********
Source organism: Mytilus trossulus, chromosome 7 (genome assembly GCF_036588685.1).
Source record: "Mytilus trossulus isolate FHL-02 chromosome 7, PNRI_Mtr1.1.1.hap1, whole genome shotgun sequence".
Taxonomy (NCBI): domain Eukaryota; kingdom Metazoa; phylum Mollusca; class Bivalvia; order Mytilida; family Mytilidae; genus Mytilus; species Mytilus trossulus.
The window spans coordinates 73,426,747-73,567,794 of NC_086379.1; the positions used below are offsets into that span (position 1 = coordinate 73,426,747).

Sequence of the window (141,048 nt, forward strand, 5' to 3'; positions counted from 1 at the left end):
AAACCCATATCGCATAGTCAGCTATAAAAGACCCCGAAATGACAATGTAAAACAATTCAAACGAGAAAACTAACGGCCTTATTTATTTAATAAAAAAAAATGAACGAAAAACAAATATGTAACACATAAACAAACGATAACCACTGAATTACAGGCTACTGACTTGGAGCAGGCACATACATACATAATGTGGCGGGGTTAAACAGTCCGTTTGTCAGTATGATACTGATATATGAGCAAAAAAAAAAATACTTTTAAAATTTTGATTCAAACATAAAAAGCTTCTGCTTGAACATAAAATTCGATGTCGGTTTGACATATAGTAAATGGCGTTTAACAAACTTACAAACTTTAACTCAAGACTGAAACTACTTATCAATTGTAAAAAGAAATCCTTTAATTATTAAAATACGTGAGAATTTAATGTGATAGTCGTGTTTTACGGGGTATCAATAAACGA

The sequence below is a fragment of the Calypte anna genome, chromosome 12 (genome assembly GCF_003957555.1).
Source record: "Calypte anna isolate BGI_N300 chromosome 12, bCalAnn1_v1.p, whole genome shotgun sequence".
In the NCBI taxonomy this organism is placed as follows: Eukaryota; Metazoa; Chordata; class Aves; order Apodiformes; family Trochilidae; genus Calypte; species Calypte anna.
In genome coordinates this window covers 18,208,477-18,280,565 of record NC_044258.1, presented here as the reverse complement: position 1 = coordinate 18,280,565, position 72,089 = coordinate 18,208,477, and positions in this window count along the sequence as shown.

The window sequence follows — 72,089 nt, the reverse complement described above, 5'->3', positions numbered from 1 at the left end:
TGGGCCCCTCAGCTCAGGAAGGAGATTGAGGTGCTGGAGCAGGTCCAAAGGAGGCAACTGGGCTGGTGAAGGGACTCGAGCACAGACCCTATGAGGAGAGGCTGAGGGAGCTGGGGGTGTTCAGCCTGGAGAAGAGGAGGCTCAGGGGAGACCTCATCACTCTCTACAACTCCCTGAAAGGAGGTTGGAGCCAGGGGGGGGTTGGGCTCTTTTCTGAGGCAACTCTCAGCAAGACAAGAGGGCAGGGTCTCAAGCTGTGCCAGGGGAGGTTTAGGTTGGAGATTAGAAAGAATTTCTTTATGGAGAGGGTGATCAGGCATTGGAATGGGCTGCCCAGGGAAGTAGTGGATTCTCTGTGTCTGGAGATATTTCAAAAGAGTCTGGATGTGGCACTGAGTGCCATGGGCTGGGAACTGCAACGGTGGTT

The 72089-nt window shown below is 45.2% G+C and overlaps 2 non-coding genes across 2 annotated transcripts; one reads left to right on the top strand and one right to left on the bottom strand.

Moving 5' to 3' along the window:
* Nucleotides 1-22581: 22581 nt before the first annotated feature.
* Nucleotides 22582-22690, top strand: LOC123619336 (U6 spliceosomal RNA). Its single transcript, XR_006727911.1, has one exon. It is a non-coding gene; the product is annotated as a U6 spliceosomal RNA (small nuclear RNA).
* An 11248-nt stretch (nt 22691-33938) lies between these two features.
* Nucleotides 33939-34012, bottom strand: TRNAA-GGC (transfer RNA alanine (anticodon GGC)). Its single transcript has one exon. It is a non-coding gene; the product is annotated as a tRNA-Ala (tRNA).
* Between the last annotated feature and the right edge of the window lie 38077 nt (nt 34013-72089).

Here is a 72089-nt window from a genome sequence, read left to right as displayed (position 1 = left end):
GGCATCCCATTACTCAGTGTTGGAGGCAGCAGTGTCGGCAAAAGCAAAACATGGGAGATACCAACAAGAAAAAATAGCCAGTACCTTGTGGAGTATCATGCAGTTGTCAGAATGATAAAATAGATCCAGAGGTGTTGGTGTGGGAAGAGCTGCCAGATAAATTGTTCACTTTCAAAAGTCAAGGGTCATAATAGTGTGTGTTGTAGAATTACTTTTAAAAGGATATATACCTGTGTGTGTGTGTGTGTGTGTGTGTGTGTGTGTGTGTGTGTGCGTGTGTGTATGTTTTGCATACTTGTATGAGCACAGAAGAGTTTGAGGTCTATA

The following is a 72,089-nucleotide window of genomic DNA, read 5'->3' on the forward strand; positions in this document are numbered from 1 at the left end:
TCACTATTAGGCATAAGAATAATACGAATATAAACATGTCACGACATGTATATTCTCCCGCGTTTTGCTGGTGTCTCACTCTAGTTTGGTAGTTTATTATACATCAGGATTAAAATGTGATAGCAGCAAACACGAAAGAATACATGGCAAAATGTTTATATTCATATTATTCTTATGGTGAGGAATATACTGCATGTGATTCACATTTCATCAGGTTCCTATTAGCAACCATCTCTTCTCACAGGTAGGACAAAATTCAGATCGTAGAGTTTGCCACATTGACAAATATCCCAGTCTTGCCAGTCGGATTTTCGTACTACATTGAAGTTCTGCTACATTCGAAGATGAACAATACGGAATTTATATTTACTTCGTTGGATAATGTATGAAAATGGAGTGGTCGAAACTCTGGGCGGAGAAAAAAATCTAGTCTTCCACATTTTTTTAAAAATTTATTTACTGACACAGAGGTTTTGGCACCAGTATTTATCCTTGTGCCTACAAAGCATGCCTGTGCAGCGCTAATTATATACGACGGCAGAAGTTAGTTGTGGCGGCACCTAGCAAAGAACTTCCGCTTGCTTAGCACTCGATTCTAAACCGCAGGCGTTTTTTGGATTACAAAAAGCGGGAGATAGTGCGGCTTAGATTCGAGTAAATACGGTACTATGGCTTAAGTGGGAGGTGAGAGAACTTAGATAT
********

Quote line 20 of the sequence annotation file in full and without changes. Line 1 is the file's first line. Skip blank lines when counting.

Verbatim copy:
Here is a 72089-nt window from a genome sequence, read left to right as displayed (position 1 = left end):